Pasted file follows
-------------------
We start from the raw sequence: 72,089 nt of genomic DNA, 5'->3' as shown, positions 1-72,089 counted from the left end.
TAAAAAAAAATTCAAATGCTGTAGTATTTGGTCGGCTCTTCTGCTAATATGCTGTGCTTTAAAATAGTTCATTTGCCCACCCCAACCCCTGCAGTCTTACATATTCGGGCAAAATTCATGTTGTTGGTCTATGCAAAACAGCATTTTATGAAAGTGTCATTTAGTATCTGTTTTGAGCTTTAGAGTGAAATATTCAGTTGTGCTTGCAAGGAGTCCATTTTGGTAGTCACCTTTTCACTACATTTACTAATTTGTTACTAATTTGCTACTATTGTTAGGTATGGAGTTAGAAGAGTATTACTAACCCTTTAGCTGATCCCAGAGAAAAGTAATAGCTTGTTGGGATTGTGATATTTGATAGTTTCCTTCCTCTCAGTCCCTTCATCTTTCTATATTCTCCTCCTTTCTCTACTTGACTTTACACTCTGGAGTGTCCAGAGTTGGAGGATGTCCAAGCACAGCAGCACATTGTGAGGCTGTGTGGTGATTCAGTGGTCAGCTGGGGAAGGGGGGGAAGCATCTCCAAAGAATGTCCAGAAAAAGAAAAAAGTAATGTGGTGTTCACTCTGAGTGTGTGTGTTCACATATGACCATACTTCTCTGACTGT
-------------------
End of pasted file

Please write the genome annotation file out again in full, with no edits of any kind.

We start from the raw sequence: 72,089 nt of genomic DNA, 5'->3' as shown, positions 1-72,089 counted from the left end.
TAAAAAAAAATTCAAATGCTGTAGTATTTGGTCGGCTCTTCTGCTAATATGCTGTGCTTTAAAATAGTTCATTTGCCCACCCCAACCCCTGCAGTCTTACATATTCGGGCAAAATTCATGTTGTTGGTCTATGCAAAACAGCATTTTATGAAAGTGTCATTTAGTATCTGTTTTGAGCTTTAGAGTGAAATATTCAGTTGTGCTTGCAAGGAGTCCATTTTGGTAGTCACCTTTTCACTACATTTACTAATTTGTTACTAATTTGCTACTATTGTTAGGTATGGAGTTAGAAGAGTATTACTAACCCTTTAGCTGATCCCAGAGAAAAGTAATAGCTTGTTGGGATTGTGATATTTGATAGTTTCCTTCCTCTCAGTCCCTTCATCTTTCTATATTCTCCTCCTTTCTCTACTTGACTTTACACTCTGGAGTGTCCAGAGTTGGAGGATGTCCAAGCACAGCAGCACATTGTGAGGCTGTGTGGTGATTCAGTGGTCAGCTGGGGAAGGGGGGGAAGCATCTCCAAAGAATGTCCAGAAAAAGAAAAAAGTAATGTGGTGTTCACTCTGAGTGTGTGTGTTCACATATGACCATACTTCTCTGACTGT